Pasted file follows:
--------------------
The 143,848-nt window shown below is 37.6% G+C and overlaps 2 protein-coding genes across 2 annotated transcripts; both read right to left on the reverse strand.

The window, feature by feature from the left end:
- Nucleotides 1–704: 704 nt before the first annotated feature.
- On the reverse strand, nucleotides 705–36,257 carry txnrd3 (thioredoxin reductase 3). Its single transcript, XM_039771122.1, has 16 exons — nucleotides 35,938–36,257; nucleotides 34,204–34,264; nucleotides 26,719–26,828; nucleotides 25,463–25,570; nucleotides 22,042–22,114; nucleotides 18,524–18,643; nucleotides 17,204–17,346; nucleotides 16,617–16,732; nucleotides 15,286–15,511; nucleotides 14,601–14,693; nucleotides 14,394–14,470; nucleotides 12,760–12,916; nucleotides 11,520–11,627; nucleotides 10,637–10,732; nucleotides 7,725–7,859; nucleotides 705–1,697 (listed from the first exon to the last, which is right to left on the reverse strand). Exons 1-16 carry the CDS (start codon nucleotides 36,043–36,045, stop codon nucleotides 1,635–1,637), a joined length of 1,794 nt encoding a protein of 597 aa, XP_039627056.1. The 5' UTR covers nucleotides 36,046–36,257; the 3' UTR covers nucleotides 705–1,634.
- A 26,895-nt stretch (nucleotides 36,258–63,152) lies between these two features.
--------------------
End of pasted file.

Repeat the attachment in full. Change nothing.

The 143,848-nt window shown below is 37.6% G+C and overlaps 2 protein-coding genes across 2 annotated transcripts; both read right to left on the reverse strand.

The window, feature by feature from the left end:
- Nucleotides 1–704: 704 nt before the first annotated feature.
- On the reverse strand, nucleotides 705–36,257 carry txnrd3 (thioredoxin reductase 3). Its single transcript, XM_039771122.1, has 16 exons — nucleotides 35,938–36,257; nucleotides 34,204–34,264; nucleotides 26,719–26,828; nucleotides 25,463–25,570; nucleotides 22,042–22,114; nucleotides 18,524–18,643; nucleotides 17,204–17,346; nucleotides 16,617–16,732; nucleotides 15,286–15,511; nucleotides 14,601–14,693; nucleotides 14,394–14,470; nucleotides 12,760–12,916; nucleotides 11,520–11,627; nucleotides 10,637–10,732; nucleotides 7,725–7,859; nucleotides 705–1,697 (listed from the first exon to the last, which is right to left on the reverse strand). Exons 1-16 carry the CDS (start codon nucleotides 36,043–36,045, stop codon nucleotides 1,635–1,637), a joined length of 1,794 nt encoding a protein of 597 aa, XP_039627056.1. The 5' UTR covers nucleotides 36,046–36,257; the 3' UTR covers nucleotides 705–1,634.
- A 26,895-nt stretch (nucleotides 36,258–63,152) lies between these two features.